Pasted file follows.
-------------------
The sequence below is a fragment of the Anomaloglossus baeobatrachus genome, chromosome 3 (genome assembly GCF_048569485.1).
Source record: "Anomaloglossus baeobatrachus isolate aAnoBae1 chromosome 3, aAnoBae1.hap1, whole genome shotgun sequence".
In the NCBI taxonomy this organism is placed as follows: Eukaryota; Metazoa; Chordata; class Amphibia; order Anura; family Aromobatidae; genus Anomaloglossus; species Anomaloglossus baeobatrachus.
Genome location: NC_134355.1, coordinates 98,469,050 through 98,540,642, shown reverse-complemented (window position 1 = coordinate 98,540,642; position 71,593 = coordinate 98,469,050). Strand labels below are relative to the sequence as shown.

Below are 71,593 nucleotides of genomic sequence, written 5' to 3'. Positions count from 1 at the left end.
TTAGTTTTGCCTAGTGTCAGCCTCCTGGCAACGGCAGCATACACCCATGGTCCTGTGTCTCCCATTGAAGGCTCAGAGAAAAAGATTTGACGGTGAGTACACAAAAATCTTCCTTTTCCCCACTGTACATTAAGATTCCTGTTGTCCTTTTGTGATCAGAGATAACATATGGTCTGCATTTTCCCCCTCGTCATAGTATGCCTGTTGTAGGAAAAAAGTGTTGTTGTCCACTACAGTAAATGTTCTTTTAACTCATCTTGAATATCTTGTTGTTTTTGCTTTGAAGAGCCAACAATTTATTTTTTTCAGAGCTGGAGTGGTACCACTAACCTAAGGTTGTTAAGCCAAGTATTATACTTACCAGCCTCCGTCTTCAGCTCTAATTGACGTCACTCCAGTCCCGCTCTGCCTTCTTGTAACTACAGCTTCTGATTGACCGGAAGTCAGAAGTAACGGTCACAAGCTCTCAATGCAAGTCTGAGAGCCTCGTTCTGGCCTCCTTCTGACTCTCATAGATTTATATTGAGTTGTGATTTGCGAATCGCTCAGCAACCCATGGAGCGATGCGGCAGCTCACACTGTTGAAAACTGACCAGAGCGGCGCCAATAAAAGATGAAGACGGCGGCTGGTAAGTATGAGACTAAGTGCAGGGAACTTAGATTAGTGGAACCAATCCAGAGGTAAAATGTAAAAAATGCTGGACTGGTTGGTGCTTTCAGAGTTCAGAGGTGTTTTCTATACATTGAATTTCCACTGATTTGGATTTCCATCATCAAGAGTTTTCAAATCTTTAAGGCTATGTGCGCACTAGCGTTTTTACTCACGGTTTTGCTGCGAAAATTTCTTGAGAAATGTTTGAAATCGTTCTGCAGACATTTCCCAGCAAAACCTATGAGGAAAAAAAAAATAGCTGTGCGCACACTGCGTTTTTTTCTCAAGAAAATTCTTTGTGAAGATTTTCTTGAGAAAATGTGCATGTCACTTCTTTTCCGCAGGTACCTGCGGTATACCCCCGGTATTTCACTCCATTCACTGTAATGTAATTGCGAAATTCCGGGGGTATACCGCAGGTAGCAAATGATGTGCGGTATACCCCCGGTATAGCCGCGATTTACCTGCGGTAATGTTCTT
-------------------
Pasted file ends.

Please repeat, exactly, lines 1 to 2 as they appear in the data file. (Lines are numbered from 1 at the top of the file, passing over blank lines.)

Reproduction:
The sequence below is a fragment of the Anomaloglossus baeobatrachus genome, chromosome 3 (genome assembly GCF_048569485.1).
Source record: "Anomaloglossus baeobatrachus isolate aAnoBae1 chromosome 3, aAnoBae1.hap1, whole genome shotgun sequence".